The Careful Undressing of Love

This book. THIS BOOK.   Sometimes you pick up a book because you should; it got some stars (or, in this case, failed to get some stars), some people liked the authors other books, you’re sitting around portioning out the books and it’s your turn to take something off the pile. I read a lot […]

The Careful Undressing of Love, cover image

This book. THIS BOOK.

 

Sometimes you pick up a book because you should; it got some stars (or, in this case, failed to get some stars), some people liked the authors other books, you’re sitting around portioning out the books and it’s your turn to take something off the pile. I read a lot of should books — that’s being a youth services librarian, basically — and mostly I am glad, because it makes me better at my job, and mostly the books are good, because lots of books are good, if you give them chance, but mostly they aren’t great.

And then, every now and again, you read a should book and it knocks your socks off. Like, across town lines off. You’ll never see those socks again, and you don’t care, because you’ve just fallen a little bit in love and that’s all that matters.

The Careful Undressing of Love, Corey Ann Haydu
Dutton, January 2017
Reviewed from ARC

This is magic realism, in a slightly alternate New York. It’s like New York through the best Instagram filter; every color is a little brighter, every shadow a little deeper, every detail you wanted to highlight sparkles right off the page. It’s not a false image, but it’s heightened.

In this New York, there’s a street in Brooklyn with a curse; any man who loves a woman who lives on the street for more than a year will die. It’s a street of widows and sadness, a street of tradition and love. It’s a street where girls share birthdays and never cut their hair and wear skeleton keys around their necks. It’s a street with the kind of filter that makes it realer than real, and makes everyone who doesn’t live there seem faded and dull in comparison.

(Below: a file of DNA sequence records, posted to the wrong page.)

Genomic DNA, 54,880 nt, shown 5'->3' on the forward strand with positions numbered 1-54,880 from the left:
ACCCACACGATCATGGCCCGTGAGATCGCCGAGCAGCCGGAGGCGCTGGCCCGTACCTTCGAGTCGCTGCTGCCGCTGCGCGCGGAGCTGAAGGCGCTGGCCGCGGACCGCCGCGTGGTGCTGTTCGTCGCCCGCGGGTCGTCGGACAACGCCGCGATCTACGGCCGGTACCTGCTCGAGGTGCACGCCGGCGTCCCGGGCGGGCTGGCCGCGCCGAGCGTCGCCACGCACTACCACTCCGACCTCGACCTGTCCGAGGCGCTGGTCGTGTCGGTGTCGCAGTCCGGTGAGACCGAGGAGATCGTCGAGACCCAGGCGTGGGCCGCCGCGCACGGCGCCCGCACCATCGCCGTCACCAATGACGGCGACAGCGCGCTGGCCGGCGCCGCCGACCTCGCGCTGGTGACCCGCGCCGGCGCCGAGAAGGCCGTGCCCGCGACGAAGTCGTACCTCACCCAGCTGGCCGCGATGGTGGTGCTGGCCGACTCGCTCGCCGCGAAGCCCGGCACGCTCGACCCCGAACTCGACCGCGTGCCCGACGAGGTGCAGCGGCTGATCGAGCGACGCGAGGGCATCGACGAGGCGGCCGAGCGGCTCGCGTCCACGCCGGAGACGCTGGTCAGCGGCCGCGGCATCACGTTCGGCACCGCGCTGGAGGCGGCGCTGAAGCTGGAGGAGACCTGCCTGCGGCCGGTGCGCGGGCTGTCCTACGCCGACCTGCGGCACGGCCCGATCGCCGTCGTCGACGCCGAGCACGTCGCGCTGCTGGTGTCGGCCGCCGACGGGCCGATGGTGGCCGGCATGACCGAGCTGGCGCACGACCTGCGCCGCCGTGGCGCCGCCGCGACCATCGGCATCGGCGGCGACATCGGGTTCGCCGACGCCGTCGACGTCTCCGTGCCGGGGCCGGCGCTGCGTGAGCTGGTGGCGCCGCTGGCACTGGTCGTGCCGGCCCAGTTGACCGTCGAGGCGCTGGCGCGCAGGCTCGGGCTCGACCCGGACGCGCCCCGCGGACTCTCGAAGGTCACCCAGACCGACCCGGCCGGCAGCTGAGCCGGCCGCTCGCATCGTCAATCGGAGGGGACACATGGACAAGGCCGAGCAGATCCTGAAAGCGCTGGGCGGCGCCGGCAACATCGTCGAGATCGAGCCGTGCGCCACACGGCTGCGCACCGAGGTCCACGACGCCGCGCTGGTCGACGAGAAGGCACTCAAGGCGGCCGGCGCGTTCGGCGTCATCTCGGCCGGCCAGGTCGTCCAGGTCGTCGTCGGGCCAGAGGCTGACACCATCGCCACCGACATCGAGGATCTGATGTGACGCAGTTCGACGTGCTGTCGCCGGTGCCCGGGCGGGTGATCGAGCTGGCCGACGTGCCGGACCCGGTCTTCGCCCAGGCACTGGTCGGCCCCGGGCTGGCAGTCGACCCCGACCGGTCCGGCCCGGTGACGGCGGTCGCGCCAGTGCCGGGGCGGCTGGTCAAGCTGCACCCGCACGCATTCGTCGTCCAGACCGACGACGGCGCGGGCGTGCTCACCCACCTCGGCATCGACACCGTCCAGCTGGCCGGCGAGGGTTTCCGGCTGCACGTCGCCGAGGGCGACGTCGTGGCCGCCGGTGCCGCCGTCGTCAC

Don’t you have chills already?

The voice here is amazing. Lorna’s voice is a little quiet, a little formal. It’s like drops hitting water; it’s not exactly musical, but there’s music under it, in her cadences and slightly unexpected phrasings. The language is sensuous and descriptive, and there’s a stillness. These sentences aren’t Hemingway short, but they rarely have more than two clauses, often only one, so they aren’t long. When sentences are longer, Haydu uses commas less than I think most writers would, and I don’t know exactly how that works but it changes the rhythms in ways that make the language sing. It’s a little old fashioned, or maybe timeless would be a better word, and yet thoroughly now — sex, sexism, fame for fames sake, the lack of privacy in a a digital world are all present and openly referenced, but without being tied to specifics. Most of all, the voice is refreshingly honest, especially when Lorna talks about sex or the way she loves being near but not in love. It’s a voice that seems totally frank and open and yet is lying — Lorna is lying to the reader, and to herself, about how well she has coped with the losses in her life. That’s some virtuoso voice work, and Haydu pulls this off with a small page count and a first person narrator.